Ancient Monuments

History on the Ground

This site is entirely user-supported. See how you can help.

Barrows on Wyke Down

A Scheduled Monument in Gussage St. Michael, Dorset

Approximate Location Map
Large Map »
Street or Overhead View
Contributor Photos »

If Google Street View is available, the image is from the best available vantage point looking, if possible, towards the location of the monument. Where it is not available, the satellite view is shown instead.

Coordinates

Latitude: 50.9374 / 50°56'14"N

Longitude: -1.99 / 1°59'24"W

OS Eastings: 400796.277551

OS Northings: 115322.764796

OS Grid: SU007153

Mapcode National: GBR 302.1PQ

Mapcode Global: FRA 66QM.NJP

Entry Name: Barrows on Wyke Down

Scheduled Date: 30 June 1958

Source: Historic England

Source ID: 1002789

English Heritage Legacy ID: DO 299

County: Dorset

Civil Parish: Gussage St. Michael

Traditional County: Dorset

Lieutenancy Area (Ceremonial County): Dorset

Church of England Parish: Gussage All Saints

Church of England Diocese: Salisbury

Summary

Bell barrow and nine bowl barrows forming part of a round barrow cemetery 920m north east of Down Farm.

Source: Historic England

Details

This record was the subject of a minor enhancement on 22 December 2015. This record has been generated from an "old county number" (OCN) scheduling record. These are monuments that were not reviewed under the Monuments Protection Programme and are some of our oldest designation records.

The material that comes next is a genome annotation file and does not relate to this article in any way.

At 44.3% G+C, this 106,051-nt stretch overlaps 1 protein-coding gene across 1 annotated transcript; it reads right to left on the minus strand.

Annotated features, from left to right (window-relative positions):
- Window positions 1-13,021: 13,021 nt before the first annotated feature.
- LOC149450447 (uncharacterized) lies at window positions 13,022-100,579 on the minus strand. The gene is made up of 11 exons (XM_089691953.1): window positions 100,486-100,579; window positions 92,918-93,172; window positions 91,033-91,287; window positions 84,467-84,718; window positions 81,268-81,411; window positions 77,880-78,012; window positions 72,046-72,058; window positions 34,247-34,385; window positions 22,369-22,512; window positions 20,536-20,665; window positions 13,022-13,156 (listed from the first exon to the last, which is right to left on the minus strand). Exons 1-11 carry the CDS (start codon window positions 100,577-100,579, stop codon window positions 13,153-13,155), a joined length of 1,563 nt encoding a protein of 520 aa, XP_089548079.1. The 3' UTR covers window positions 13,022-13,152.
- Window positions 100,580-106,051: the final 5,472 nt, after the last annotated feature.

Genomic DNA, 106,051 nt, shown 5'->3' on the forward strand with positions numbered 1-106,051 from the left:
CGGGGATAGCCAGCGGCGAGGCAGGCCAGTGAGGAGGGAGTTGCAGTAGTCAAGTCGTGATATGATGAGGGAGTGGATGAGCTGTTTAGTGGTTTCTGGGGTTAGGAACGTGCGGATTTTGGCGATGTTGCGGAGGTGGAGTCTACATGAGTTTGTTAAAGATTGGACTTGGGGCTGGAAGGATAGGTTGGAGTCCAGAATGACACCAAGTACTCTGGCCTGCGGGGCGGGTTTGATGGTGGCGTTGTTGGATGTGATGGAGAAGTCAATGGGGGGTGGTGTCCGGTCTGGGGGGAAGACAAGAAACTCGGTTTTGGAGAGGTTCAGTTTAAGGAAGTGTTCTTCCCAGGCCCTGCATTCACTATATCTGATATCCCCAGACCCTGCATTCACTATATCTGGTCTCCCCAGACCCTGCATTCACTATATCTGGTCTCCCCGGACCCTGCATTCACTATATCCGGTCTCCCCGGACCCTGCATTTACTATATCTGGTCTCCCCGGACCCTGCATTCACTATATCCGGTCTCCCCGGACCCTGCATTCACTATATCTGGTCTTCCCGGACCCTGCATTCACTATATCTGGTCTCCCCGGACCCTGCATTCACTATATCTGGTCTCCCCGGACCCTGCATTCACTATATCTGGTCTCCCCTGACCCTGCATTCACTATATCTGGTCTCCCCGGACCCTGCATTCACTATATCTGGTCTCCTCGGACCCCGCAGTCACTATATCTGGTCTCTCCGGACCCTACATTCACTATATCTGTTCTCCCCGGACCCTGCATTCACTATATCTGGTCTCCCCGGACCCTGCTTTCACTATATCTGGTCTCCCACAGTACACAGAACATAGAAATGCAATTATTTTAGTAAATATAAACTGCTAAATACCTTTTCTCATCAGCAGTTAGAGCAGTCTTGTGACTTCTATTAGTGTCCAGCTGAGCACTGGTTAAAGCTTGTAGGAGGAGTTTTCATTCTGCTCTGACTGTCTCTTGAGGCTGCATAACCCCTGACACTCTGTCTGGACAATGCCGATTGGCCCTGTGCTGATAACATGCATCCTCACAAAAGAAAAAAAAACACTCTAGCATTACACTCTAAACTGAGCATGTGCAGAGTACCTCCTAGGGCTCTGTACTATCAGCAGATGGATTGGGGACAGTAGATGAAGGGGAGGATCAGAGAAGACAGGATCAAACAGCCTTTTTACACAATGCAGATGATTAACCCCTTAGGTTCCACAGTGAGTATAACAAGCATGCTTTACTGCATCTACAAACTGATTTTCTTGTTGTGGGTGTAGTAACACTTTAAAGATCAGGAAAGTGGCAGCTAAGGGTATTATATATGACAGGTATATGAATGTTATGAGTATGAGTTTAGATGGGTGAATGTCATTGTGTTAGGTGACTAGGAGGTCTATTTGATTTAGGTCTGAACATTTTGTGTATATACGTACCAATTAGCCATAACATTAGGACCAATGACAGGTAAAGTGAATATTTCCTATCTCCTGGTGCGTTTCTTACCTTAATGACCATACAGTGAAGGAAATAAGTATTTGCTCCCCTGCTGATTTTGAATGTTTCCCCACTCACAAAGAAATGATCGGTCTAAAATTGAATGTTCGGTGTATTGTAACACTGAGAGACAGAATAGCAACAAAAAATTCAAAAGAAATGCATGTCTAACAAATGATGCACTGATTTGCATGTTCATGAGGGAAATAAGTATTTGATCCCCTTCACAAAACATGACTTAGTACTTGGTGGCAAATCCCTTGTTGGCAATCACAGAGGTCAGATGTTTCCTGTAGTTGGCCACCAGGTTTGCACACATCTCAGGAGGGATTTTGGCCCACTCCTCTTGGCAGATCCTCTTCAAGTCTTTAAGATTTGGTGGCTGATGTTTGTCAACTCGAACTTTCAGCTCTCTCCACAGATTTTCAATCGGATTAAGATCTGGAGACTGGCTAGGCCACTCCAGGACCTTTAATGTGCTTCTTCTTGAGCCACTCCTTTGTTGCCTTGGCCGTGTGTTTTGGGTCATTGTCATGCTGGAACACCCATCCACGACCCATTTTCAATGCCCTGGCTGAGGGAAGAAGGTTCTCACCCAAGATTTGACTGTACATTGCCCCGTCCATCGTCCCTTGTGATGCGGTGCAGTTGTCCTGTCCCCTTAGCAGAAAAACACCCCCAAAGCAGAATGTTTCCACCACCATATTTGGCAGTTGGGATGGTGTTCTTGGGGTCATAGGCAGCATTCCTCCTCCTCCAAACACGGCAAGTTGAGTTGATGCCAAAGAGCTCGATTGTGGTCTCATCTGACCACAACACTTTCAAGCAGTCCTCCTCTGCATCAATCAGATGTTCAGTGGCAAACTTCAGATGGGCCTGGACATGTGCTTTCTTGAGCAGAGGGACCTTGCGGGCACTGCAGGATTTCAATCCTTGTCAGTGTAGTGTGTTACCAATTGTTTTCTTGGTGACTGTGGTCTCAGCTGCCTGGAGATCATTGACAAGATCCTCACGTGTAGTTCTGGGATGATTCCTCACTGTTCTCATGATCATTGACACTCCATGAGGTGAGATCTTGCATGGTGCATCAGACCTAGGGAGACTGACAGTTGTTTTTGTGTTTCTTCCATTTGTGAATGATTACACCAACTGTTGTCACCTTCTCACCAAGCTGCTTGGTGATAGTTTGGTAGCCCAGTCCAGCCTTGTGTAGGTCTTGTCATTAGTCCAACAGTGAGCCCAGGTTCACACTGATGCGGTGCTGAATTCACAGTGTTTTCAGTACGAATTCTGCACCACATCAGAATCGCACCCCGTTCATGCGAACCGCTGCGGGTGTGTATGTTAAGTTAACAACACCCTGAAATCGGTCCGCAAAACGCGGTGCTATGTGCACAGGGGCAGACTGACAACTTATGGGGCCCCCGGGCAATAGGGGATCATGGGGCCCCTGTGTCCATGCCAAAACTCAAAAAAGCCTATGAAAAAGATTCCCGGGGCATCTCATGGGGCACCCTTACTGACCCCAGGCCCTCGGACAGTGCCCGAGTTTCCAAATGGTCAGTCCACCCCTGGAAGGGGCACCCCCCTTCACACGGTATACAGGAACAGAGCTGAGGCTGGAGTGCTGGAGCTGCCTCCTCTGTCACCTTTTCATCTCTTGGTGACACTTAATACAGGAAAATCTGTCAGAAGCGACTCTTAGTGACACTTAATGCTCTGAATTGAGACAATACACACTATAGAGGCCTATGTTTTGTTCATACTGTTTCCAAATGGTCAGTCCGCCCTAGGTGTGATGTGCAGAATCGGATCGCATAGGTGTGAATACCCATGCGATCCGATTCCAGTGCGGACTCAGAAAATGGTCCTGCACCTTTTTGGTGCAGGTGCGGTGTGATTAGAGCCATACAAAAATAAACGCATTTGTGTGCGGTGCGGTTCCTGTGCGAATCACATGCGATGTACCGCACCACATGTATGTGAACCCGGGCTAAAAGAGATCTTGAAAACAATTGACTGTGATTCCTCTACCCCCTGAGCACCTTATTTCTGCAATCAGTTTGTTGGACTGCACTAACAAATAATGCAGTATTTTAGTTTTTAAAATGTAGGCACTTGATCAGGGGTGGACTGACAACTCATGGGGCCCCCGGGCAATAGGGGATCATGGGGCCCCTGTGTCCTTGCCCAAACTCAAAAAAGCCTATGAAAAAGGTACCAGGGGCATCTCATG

This monument, which falls into ten areas, includes a bell barrow and nine bowl barrows forming part of a round barrow cemetery situated on the upper slopes of Wyke Down. The bell barrow survives as a circular mound of up to 32m in diameter and 2m high with a buried outer ditch and no clearly discernible earthwork berm. The bowl barrows survive as circular mounds surrounded by buried quarry ditches from which the construction material was derived. The barrow mounds vary in diameter from 20m up to 37m and from 0.3m up to 3m high. Three are crossed by a parish boundary and one lies within the Dorset Cursus.

Further archaeological remains survive within the vicinity, some are scheduled separately but others are not included because they have not been formally assessed.

Source: Historic England

Reasons for Scheduling